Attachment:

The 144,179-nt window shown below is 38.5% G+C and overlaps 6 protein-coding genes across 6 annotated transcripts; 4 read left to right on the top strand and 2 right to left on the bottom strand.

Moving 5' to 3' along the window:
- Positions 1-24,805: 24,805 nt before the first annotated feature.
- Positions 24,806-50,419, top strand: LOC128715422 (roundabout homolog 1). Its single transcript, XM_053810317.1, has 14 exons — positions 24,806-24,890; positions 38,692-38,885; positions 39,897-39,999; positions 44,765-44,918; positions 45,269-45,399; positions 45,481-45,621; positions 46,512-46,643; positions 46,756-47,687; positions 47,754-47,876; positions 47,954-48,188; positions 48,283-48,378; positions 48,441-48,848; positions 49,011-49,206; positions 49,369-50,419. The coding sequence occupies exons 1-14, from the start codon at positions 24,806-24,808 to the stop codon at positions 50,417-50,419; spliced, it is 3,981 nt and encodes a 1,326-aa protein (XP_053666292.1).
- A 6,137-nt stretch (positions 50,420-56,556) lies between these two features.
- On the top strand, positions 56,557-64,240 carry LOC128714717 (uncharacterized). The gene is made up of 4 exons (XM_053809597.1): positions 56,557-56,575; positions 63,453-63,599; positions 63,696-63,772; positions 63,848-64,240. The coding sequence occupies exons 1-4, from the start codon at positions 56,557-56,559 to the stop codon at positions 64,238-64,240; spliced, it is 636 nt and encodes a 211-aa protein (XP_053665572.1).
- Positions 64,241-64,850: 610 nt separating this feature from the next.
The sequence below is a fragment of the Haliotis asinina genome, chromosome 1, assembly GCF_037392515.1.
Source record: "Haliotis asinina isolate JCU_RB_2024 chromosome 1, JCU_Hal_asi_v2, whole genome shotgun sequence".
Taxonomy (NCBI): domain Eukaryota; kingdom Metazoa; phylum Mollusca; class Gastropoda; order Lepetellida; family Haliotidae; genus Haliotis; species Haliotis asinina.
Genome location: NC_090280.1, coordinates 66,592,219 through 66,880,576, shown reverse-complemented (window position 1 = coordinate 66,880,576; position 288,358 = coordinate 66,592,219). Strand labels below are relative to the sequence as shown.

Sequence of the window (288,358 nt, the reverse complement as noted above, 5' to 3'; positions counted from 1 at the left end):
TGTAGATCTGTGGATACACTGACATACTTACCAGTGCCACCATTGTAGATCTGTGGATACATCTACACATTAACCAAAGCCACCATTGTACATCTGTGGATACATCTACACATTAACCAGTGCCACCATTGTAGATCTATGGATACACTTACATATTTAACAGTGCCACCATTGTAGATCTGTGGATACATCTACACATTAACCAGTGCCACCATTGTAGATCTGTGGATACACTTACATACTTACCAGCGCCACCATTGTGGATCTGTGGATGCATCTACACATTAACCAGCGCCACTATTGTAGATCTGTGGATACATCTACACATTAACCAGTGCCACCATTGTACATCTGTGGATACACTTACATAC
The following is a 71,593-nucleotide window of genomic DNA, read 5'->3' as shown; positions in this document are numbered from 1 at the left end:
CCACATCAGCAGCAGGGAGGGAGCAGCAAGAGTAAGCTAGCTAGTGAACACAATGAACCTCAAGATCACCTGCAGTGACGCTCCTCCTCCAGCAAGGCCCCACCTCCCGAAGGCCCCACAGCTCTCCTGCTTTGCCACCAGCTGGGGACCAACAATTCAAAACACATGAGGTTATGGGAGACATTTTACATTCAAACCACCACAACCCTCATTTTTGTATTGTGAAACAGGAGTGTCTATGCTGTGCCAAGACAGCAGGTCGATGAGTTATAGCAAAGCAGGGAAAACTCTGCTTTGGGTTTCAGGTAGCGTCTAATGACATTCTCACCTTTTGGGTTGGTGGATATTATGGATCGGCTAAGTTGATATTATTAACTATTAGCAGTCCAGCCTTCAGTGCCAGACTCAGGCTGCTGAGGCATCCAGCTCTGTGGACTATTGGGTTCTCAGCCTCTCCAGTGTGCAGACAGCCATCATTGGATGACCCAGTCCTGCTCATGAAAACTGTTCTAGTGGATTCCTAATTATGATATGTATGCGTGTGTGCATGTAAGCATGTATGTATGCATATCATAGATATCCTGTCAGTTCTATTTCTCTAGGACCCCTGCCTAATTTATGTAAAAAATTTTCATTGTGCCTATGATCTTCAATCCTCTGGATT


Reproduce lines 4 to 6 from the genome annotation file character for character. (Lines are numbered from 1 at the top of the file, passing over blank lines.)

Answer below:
- Positions 24,806-50,419, top strand: LOC128715422 (roundabout homolog 1). Its single transcript, XM_053810317.1, has 14 exons — positions 24,806-24,890; positions 38,692-38,885; positions 39,897-39,999; positions 44,765-44,918; positions 45,269-45,399; positions 45,481-45,621; positions 46,512-46,643; positions 46,756-47,687; positions 47,754-47,876; positions 47,954-48,188; positions 48,283-48,378; positions 48,441-48,848; positions 49,011-49,206; positions 49,369-50,419. The coding sequence occupies exons 1-14, from the start codon at positions 24,806-24,808 to the stop codon at positions 50,417-50,419; spliced, it is 3,981 nt and encodes a 1,326-aa protein (XP_053666292.1).
- A 6,137-nt stretch (positions 50,420-56,556) lies between these two features.
- On the top strand, positions 56,557-64,240 carry LOC128714717 (uncharacterized). The gene is made up of 4 exons (XM_053809597.1): positions 56,557-56,575; positions 63,453-63,599; positions 63,696-63,772; positions 63,848-64,240. The coding sequence occupies exons 1-4, from the start codon at positions 56,557-56,559 to the stop codon at positions 64,238-64,240; spliced, it is 636 nt and encodes a 211-aa protein (XP_053665572.1).